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A Biosignature, generally, is a measurable phenomenon that indicates the presence of life. The term biomarker is sometimes used as a synonym.
Additional recommended knowledge
Biosignatures in Biology
In biology, biochemistry, and biomedical research, biosignatures are biological indicators obtainable through assays (such as a blood sample) which can be used to ascertain facts about an individual's health or disease state. Peptides and antibodies are examples of biochemical constructs that can be used to measure biosignatures and thus determine if, for example, a person has been infected with a particular disease, prior to their actually exhibiting symptoms.
Biosignatures in Geochemistry
In Geochemistry, Geobiochemistry, and Geomicrobiology, biosignatures are often used in a more precise fashion to determine which living organisms are or were present in a sample. For example, the particular fatty acids measured in a sample can indicate which types of bacteria and archaea live in that environment. When used in this sense, geochemists often prefer the term biomarker.
For example, long-chain fatty alcohols with more than 23 atoms are produced by planktonic bacteria and are their molecular marker in sediments. 
At the same time the presence of straight-chain lipids in the form of alkanes, alcohols an fatty acids with 20-36 carbon atoms and a predominance of odd-over-even chain lengths for the alkanes or even-over-odd chain lengths for the alcohols and fatty acids in soils, sediments or peat deposits are an indication of input originating from the epicuticular wax of higher terrestrial plants.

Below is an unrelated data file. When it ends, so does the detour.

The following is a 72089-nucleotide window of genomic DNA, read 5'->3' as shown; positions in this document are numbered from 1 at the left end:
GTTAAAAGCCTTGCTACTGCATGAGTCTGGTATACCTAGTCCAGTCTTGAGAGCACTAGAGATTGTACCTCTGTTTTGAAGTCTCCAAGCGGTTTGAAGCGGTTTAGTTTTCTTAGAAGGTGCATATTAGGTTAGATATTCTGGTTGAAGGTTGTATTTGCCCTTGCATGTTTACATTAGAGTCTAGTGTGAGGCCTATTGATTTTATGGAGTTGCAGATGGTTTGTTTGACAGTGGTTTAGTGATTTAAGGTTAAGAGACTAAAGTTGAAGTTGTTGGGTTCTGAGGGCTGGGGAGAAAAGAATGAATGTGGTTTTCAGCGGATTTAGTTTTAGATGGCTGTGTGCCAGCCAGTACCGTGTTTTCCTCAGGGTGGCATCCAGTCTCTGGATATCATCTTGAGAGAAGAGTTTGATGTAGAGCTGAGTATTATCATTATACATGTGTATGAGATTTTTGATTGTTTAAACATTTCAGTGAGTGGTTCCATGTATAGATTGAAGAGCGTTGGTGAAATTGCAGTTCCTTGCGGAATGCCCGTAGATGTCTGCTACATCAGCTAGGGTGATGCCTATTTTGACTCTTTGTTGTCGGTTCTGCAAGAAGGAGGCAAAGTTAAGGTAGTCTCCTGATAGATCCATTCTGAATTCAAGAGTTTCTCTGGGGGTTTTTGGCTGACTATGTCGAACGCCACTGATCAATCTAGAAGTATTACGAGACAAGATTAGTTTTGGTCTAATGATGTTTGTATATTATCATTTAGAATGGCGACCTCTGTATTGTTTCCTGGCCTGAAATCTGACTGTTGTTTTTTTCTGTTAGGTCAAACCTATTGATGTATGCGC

Biosignatures in Astrobiology
In Astrobiology, a biosignature is a sign of the presence of life in general and is usually studied with an eye towards identifying and detecting extraterrestrial life. Often, biosignatures in this context are chemical: the detection of DNA in the Martian soil or oxygen in an extrasolar planet's atmosphere would likely be interpreted as diagnostic evidence of life. (Oxygen is highly reactive with many minerals and metals, and is generally assumed to persist in an atmosphere only if lifeforms are actively producing it, as photosynthetic plants and cyanobacteria do on Earth.)
Biosignatures need not be chemical, however. The shape and size of certain objects may potentially indicate the presence of life. For example, tiny magnetite crystals in the Martian meteorite ALH84001 were the longest-debated of several potential biosignatures in that specimen because it was believed until recently that only bacteria could create crystals of their specific shape. Other potential biosignatures studied in the ALH84001 meteorite included putative nanofossils, tiny rocklike structures whose shape was a potential biosignature because it resembled known bacteria. Most scientists ultimately concluded that these were far too small to be fossilized cells.
From this point of view, even the hypothetical radio signatures that SETI scans for would be an electromagnetic biosignature, since a message from intelligent aliens would certainly demonstrate the existence of extraterrestrial life.
The Viking Missions to Mars
The Viking Missions to Mars in the 1970s conducted the only thorough experiments to date which were explicitly designed to look for biosignatures on another planet. Each of the two Viking landers carried three life-detection experiments which looked for signs of biochemical metabolism.
More details can be found in the entry on the Viking Biological Experiments.
|This article is licensed under the GNU Free Documentation License. It uses material from the Wikipedia article "Biosignature". A list of authors is available in Wikipedia.|